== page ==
Saturday, March 2, 2013

7 Questions For: Literary Agent Julie Just

Julie Just spent sixteen years at The New York Times, most of them at the Times Book Review as Deputy Editor and then Editor of Children’s and Young Adult coverage.

She is building a list that ranges from narrative nonfiction to young adult and middle-grade fiction, with a particular interest in voice and humor, adventure, mystery, fantasy, history and romance.

Since 1998, Pippin Properties, Inc. has been an integrated publishing and entertainment representation agency. Located in New York City, it is a diverse agency dedicated to maximizing the creative and commercial potential of all its properties. Pippin represents the works of these writers and artists to a wide range of publishing, animation, motion picture, television, and licensing companies. Because Pippin both develops and represents its projects, it is a unique, full-service company that prides itself on attention to detail. Small and discerning in choosing its clientele, Pippin is devoted to maintaining a standard of excellence in content unmatched in the industry.

For more information, check out my friends Natalie Aguirre and Casey McCormick's wonderful blog, Literary Rambles.

And now Julie Just faces the 7 Questions:

Question Seven: What are your top three favorite books?
That is fun to think about and pretty impossible to answer! The Adventures of Sherlock Holmes, The Three Musketeers and The Golden Compass are way up there. Jane Eyre has to be in there somewhere too.

Question Six: What are your top three favorite movies and television shows?
I don’t have a lot of time to watch TV – but I’ve spent hours happily glued to the sofa with my kids watching Modern Family, Once Upon a Time, and Pretty Little Liars. And in turn they are now converts to Star Trek.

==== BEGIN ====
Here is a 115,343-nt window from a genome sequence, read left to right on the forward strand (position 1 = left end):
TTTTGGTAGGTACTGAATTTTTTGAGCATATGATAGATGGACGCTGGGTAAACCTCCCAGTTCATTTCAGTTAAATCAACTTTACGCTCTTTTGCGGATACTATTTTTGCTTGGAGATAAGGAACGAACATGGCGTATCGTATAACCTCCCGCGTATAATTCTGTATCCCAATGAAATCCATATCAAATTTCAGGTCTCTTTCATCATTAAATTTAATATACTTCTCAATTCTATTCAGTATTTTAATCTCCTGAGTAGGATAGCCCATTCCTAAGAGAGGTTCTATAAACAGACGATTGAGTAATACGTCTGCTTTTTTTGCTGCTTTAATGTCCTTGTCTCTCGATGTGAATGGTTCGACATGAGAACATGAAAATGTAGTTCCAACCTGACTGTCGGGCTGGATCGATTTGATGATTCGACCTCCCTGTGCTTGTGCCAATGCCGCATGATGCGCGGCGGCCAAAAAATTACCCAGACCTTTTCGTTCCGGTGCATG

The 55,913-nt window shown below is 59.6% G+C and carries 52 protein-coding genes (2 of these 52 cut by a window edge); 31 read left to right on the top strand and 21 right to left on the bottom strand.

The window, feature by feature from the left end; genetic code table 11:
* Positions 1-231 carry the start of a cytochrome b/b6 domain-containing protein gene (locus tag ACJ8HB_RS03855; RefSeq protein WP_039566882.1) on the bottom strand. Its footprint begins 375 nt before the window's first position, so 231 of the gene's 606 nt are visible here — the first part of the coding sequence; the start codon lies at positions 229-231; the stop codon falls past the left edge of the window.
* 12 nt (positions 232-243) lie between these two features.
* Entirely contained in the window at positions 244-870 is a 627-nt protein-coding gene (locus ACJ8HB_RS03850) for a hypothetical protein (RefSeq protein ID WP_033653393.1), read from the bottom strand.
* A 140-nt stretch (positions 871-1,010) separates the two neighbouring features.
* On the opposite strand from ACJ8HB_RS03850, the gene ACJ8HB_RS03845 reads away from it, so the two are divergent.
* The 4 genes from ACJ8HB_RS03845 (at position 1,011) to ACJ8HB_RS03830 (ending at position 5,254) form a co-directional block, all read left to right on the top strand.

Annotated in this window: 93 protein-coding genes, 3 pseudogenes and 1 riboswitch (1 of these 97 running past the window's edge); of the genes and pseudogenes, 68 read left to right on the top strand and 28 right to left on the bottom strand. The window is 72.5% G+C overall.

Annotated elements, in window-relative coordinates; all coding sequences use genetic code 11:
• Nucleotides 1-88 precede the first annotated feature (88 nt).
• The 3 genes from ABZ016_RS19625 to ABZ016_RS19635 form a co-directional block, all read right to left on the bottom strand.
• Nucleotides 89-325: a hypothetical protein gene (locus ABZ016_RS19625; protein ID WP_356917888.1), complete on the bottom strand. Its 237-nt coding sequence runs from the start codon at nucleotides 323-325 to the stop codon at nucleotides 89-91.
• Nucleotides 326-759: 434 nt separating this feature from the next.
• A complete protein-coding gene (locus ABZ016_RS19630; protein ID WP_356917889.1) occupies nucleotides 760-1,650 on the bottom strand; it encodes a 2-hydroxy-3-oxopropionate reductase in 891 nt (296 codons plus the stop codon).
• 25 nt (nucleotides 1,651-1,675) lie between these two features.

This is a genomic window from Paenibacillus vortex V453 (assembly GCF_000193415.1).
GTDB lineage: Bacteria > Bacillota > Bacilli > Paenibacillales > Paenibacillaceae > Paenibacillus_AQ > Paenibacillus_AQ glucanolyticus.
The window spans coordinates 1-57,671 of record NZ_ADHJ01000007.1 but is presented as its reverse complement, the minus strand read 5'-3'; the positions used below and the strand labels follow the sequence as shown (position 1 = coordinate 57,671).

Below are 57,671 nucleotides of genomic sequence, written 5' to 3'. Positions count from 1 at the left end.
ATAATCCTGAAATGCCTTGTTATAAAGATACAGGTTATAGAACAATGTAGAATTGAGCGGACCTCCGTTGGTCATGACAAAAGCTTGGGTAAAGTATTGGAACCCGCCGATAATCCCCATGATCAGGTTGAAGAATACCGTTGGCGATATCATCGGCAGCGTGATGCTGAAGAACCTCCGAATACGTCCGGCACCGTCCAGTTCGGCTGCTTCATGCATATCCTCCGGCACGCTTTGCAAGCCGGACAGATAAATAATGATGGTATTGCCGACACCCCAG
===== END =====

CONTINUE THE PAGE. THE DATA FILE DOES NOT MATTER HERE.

Movies: Wild Strawberries, The Princess Bride, and North by Northwest.  Or Casablanca, The 39 Steps, and Love and Death??

Question Five: What are the qualities of your ideal client?
Someone committed to getting their own voice on the page and writing great sentences, and caring a lot about that. Someone who knows their field cold. And who is a good partner. At my agency, many clients have been with their agent for 20 or 30 years, or more – I love that.

Question Four: What sort of project(s) would you most like to receive a query for?
I'd love a smart new middle grade mystery – that’s tops; a story that makes me laugh, MG or YA; and a thrilling Bronte-esque romance.

Question Three: What is your favorite thing about being an agent? What is your least favorite thing?
1. Finding something new and great, totally unexpected, in my in-box.   

2. Giving disappointing news to a client. I care a LOT, so I can only imagine how much harder it is for him or her, to get a bad review, or face resistance from editors to a new project.

Question Two: What one bit of wisdom would you impart to an aspiring writer? (feel free to include as many other bits of wisdom as you like)

Read widely and randomly. Follow your instincts. Share your work with fellow writers and readers you trust – but sometimes be prepared to ignore what they say.  When you’re ready to send out, write a short query and attach at least a chapter, or the first 10 pages – let your writing speak for itself. 

Question One: If you could have lunch with any writer, living or dead, who would it be? Why?

Samuel Johnson. What a talker!  Such a wide variety of things he loved to talk about, and he could talk to anyone. He would also really enjoy the lunch.

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